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Keep Meat-Packing Plants Closed. Get Cultured Meat Factories Open.


The reason cultured meats aren’t already on the US market has little to do with science and technology and everything to do with the USDA and FDA government regulators.

CHASE PURDY: COVID-19 is the latest reminder that the U.S. meat supply chain needs to change. It isn’t transparent, it isn’t safe for workers, and its biggest weakness, revealed during the pandemic, is the way a handful of companies have structured the now highly consolidated industry. Cell-cultured meat could answer all these of problems.

Produced in a sterile environment, cultured meat is real meat that’s made by growing cells from cows, pigs, and chickens into fat and muscle tissue. It offers the promise of real meat with none of the drawbacks: No animals are slaughtered, the process causes a small fraction of the environmental degradation inflicted by the current system…

There’s just one problem: red tape. The reason simple cell-cultured meats aren’t already on the market has little to do with science and technology and everything to do with government regulators. Even as cell-cultured meat companies—many of them American—break ground on their pilot production facilities, the U.S. government response lags far behind the technical innovation…

“It’s really an important development in the production of food,” said Steve Morris, a natural resources and environment director with the Government Accountability Office, in an April 2020 report. “We think FDA and USDA could benefit from greater collaboration on things like clarifying specific roles and responsibilities.”

That both agencies are moving slowly to establish a regulatory pathway is bad for leading homegrown startups such as Finless Foods, Memphis Meats, Just, and Mission Barns. It also raises the question: Wouldn’t it be advantageous for the U.S. government to shift some of its focus from reopening meatpacking plants to finishing laying out the regulatory framework for cultured meat?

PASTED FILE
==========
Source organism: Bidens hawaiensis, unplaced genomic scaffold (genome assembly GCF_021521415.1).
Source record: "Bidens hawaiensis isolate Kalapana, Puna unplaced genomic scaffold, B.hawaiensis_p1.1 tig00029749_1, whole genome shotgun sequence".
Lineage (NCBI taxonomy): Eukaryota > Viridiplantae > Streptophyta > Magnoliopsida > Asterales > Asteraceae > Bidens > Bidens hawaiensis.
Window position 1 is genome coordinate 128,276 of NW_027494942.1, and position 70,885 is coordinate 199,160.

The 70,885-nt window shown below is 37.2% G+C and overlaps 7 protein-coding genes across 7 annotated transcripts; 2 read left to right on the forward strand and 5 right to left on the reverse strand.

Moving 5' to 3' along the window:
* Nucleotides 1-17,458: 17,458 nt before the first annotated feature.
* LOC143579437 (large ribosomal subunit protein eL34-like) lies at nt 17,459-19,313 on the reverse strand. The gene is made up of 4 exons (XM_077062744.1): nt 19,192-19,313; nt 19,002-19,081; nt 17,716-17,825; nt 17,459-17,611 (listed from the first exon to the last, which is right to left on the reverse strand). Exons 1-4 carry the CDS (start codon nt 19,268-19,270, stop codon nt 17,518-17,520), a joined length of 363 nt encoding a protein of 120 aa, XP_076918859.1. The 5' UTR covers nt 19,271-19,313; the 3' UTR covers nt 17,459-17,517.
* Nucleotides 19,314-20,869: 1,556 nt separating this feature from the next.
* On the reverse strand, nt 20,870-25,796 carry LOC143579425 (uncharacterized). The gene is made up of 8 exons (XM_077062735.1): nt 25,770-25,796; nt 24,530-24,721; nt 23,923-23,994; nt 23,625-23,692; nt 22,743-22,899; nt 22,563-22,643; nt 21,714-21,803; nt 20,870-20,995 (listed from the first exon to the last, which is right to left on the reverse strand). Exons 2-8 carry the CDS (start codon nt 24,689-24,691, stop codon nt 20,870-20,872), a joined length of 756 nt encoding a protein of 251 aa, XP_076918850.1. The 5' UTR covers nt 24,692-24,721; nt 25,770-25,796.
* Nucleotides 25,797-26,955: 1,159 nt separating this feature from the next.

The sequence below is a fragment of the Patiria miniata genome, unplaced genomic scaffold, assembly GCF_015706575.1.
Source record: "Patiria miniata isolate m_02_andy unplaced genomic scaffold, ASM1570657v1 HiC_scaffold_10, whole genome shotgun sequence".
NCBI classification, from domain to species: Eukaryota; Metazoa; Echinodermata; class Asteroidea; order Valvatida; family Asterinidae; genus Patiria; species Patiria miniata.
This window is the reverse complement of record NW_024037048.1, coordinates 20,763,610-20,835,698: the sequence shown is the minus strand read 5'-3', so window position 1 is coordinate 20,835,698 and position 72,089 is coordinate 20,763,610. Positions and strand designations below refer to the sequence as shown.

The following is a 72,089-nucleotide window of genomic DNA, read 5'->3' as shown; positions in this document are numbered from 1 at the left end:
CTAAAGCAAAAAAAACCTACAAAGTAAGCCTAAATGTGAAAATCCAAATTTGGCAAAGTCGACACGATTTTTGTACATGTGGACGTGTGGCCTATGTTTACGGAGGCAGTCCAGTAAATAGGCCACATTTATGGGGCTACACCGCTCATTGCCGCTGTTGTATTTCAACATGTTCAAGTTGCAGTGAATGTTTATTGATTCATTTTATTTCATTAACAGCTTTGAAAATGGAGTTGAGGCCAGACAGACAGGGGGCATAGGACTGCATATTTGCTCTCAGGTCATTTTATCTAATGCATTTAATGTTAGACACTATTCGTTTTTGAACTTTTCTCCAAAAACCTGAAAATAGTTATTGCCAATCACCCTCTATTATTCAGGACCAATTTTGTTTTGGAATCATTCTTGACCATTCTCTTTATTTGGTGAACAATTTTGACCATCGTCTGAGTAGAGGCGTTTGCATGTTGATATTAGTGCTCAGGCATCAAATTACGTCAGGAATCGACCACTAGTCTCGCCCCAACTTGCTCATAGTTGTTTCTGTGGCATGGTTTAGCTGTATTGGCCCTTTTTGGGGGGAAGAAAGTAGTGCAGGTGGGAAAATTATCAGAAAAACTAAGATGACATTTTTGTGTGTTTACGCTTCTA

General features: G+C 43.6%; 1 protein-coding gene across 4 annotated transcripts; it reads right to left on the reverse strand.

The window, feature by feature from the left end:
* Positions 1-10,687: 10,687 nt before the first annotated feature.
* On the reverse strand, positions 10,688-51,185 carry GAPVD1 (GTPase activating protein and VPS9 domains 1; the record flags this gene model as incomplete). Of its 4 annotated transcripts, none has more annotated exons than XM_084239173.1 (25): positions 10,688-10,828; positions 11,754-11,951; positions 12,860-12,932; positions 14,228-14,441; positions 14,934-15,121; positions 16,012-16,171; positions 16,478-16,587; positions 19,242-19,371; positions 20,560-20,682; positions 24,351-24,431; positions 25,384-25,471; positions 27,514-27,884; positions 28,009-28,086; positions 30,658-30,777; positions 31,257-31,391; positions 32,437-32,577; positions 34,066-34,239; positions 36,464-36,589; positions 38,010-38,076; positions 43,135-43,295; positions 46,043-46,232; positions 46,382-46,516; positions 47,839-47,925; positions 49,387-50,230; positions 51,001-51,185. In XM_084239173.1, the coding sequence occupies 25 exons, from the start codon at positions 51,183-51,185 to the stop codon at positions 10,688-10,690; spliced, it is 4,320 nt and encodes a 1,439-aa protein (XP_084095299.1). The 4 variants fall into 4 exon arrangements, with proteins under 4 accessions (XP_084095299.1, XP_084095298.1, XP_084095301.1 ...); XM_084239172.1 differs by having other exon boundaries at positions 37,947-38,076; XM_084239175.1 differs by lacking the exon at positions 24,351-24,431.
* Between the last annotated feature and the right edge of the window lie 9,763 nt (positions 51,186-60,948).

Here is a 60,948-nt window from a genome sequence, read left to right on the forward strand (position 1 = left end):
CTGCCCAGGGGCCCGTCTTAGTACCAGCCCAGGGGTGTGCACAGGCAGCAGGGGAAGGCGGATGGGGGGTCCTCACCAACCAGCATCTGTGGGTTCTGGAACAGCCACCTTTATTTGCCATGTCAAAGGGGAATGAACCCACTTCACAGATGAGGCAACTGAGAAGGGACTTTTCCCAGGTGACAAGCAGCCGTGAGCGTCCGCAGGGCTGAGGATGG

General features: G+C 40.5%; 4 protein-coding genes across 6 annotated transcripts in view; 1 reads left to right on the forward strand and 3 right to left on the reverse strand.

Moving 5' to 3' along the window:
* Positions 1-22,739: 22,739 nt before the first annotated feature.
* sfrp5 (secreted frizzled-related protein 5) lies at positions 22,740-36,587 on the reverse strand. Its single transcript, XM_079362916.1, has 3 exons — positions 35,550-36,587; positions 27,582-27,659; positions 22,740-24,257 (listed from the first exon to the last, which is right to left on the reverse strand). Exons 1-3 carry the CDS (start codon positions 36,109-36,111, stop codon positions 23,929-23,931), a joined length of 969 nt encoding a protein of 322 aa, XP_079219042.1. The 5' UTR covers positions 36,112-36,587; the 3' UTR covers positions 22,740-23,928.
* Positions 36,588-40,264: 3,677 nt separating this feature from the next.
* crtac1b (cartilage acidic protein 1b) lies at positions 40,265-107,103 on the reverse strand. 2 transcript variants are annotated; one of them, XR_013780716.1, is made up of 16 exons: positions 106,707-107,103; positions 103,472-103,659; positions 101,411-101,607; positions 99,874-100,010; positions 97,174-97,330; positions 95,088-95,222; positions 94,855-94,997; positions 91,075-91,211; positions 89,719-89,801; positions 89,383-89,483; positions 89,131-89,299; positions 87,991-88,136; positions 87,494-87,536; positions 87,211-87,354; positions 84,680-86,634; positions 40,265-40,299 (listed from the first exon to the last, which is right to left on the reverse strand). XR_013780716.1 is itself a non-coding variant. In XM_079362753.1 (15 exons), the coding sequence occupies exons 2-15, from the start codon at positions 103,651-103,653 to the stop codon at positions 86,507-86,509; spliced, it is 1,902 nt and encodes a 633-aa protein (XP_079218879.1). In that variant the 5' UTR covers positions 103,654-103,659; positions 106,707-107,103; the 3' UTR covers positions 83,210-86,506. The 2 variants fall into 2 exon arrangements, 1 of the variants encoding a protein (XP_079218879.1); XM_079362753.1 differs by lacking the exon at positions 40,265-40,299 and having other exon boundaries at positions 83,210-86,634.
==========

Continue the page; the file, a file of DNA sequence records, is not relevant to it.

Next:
The world is edging ever closer to the moment when basic cultured meat products will become available commercially, and it’s increasingly obvious that it will likely happen in Singapore, China, or Israel, all countries with growing tech industries and recent memories of food security issues, before it happens in the U.S. That’s bad news for anyone hoping the U.S. will take a leading role in stymying the negative impacts of animal agriculture on the changing climate. The sector accounts for about 14 percent of total greenhouse gas emissions…

Now is the time for the USDA and FDA to come together in an act of global leadership to bring cultured meat and all its benefits to consumers and the country. But in order to truly move the needle on the agricultural industry’s environmental—and moral—impact, we need to act decisively. It’s definitely not too late. . The United States can still win the edible space race to bring cell-cultured meat to market.  SOURCE…


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